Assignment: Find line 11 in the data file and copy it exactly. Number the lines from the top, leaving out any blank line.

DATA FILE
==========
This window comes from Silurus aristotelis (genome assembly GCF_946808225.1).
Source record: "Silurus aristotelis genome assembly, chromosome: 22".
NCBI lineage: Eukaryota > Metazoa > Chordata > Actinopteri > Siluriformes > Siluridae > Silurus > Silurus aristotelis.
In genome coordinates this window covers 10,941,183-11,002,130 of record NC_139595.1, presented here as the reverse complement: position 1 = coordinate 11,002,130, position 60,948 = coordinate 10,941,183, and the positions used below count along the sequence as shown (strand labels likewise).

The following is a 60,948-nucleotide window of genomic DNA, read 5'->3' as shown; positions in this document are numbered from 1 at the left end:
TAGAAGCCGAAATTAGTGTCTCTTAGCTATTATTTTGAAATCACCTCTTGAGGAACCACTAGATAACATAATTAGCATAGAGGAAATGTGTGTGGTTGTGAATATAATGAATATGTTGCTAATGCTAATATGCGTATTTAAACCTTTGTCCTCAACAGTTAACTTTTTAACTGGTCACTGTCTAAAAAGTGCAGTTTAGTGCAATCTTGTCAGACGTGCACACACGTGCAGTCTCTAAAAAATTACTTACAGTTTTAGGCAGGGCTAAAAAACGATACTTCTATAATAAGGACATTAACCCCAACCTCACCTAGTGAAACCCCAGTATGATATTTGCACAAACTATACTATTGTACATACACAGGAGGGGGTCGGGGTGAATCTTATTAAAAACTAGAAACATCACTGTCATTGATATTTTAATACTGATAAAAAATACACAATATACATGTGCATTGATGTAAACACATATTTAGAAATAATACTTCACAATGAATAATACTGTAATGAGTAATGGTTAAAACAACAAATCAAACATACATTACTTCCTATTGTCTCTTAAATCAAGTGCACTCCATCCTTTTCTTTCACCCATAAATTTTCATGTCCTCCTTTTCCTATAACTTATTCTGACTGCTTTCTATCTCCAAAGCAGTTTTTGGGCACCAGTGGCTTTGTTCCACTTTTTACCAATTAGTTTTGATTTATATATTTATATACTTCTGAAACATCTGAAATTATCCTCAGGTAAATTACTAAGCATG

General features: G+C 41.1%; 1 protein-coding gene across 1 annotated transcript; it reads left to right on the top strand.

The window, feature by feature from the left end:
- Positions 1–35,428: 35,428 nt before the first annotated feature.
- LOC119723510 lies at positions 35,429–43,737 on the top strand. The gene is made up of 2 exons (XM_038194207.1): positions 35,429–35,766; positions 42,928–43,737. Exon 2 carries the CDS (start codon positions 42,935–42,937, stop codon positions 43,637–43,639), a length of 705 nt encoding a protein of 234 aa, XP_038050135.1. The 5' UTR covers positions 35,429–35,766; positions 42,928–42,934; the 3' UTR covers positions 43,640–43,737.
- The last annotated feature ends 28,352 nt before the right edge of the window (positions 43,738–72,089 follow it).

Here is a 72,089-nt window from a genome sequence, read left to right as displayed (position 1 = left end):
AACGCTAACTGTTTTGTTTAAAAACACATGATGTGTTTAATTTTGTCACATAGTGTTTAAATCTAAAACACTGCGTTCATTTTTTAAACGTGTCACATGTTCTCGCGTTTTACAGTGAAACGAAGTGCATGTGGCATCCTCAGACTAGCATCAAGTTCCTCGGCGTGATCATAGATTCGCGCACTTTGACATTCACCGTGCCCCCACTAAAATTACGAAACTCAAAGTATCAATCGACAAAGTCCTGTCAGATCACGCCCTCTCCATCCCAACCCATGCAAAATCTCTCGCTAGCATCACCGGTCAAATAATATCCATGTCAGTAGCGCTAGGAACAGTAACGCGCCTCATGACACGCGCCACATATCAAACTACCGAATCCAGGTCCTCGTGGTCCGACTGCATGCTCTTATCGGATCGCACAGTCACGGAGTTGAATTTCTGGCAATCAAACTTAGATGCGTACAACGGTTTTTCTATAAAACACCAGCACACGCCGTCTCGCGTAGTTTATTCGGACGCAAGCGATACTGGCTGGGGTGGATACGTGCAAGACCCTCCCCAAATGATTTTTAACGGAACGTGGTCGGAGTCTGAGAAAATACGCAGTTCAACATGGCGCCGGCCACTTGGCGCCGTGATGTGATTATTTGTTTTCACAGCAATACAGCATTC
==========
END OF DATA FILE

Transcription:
- The last annotated feature ends 28,352 nt before the right edge of the window (positions 43,738–72,089 follow it).